On visiting Lucy Teasdale in her studio in Berlin a few days ago I was immediately reminded of a visit I made to Uwe Kowski years ago. Back then, when Kowski was working on large canvases, there were small watercolors lying about his work space, sketches, ideas for possible large format realization.
At Lucy Teasdale’s the studio walls are hung with photos from newspapers and hand drawn sketches, a collection of ideas for possible new sculptures. One can follow the development of her ideas in the small clay forms, testing the potential for sculptural realization before the work on the larger format begins. However, the sketches and preliminary forms merely serve as a starting point, with the sculpture growing from out of itself. One senses the artist’s passion for the energy and movement of bodies, which she tests to the limit in her work, time and again.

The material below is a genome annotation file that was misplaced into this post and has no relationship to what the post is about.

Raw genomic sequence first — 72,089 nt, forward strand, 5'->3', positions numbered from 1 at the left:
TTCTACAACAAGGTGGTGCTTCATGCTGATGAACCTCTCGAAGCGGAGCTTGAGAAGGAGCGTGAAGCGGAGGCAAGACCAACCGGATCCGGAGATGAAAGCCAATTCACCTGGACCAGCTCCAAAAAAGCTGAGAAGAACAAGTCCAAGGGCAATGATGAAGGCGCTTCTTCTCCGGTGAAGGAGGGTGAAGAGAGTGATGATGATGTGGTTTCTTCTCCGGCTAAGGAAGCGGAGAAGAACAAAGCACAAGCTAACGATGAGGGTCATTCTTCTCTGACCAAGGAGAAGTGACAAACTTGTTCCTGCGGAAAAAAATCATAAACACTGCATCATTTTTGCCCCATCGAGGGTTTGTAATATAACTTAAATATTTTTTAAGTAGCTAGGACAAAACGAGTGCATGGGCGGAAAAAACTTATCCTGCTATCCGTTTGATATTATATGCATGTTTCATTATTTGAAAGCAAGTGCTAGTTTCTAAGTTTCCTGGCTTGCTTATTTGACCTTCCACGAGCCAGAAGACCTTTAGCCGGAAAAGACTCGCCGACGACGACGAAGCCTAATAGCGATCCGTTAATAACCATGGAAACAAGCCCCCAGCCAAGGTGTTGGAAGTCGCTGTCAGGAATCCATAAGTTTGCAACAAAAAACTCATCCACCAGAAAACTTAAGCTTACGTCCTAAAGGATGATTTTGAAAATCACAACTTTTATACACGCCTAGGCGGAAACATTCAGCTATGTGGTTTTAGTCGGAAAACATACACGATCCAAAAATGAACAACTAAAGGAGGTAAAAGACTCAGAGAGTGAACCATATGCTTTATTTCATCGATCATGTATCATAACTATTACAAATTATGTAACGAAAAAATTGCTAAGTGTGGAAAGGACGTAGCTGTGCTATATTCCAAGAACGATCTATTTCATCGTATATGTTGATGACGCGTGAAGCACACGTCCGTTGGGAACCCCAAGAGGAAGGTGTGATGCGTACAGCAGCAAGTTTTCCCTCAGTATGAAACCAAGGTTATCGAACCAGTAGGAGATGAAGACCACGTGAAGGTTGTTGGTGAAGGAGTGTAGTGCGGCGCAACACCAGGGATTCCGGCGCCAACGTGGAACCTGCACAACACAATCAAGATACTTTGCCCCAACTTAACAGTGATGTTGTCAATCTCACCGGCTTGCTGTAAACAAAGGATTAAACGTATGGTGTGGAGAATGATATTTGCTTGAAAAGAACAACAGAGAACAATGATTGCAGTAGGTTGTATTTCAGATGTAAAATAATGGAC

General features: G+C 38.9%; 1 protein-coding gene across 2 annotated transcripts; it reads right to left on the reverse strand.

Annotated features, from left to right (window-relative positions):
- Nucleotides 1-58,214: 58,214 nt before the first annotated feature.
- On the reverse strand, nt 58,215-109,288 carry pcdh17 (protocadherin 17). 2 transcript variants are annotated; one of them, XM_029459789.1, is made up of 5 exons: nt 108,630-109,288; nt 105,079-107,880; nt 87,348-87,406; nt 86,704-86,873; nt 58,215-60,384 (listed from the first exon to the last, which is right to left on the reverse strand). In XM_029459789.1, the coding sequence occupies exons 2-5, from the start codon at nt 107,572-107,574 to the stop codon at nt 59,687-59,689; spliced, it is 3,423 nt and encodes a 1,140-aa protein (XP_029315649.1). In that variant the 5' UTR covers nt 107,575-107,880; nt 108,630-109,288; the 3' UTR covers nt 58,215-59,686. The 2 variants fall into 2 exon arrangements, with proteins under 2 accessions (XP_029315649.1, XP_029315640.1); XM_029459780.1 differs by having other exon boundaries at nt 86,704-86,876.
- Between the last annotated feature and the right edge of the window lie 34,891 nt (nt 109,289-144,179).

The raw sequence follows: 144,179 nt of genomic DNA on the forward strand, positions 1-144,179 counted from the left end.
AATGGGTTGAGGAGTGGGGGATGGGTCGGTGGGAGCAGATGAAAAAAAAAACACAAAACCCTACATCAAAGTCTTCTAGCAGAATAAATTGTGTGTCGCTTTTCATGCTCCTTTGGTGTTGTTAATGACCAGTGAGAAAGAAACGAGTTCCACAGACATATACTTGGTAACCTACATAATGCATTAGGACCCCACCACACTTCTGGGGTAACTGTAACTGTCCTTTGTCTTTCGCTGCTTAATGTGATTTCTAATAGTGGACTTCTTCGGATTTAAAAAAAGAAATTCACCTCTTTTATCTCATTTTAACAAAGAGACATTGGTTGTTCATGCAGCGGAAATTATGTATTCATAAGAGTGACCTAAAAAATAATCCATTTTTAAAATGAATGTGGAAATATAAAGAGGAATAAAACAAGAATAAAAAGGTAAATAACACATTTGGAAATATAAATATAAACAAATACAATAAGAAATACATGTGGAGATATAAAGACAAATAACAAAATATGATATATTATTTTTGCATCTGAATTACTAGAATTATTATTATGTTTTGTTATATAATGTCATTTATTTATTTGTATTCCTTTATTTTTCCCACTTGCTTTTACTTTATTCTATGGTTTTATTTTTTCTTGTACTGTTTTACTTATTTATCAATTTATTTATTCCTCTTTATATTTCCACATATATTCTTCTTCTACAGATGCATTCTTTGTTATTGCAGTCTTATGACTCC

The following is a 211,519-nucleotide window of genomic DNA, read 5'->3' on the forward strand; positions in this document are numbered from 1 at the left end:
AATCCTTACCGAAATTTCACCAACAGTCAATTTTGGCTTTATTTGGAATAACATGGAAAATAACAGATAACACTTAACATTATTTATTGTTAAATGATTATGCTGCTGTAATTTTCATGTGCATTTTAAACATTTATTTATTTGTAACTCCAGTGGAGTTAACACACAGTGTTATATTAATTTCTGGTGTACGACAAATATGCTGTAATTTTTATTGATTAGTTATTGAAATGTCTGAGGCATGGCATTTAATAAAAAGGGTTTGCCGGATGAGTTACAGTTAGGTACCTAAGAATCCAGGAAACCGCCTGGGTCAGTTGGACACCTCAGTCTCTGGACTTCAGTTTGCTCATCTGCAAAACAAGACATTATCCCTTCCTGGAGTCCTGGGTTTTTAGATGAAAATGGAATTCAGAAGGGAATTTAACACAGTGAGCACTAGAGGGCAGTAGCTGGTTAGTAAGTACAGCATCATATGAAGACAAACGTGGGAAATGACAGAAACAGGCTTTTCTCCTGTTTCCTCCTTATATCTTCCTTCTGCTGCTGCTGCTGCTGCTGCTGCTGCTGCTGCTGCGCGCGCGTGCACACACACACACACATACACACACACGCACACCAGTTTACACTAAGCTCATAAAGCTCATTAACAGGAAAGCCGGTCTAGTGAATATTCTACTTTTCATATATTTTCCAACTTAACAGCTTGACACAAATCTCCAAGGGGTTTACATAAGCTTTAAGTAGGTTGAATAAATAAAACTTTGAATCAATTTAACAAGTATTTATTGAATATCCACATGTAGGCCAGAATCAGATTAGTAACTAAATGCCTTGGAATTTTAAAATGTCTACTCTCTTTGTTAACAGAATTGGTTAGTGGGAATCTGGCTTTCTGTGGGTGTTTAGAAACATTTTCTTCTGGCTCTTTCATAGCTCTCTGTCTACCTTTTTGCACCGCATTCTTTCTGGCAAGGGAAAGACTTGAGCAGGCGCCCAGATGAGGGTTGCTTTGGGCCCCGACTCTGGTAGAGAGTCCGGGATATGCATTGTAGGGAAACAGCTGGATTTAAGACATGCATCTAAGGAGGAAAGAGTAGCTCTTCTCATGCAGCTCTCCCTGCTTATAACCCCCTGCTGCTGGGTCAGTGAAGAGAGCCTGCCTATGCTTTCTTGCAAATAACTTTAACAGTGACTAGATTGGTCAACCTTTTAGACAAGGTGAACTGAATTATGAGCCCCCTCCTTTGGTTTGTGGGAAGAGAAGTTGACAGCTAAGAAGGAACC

I have never inquired whether Michael Markwick makes sketches before starting work on a canvas. The drawings that I am familiar with are generally figurative, representational. In contrast, his paintings are abstracter. I imagine he has a sketch, an idea of the painting he intends to make in his mind’s eye. If one takes a look at Markwick’s canvases they would seem to confirm this idea. One has a sense that the work has grown steadily through the application of many layers of paint, with the painting subjected to a continual process of change until Markwick finally reaches the endpoint of the respective work.
His painting has much to do with landscapes, with space, with his pictures frequently featuring objects as well as architectonic elements. Thus Markwick arrives at a means of expression situated between abstraction and representational painting.
I am already looking forward to the dialogue between Lucy Teasdale and Michael Markwick’s work in the exhibition “Serious Play”.
Matthias Fuhrmann, March 2018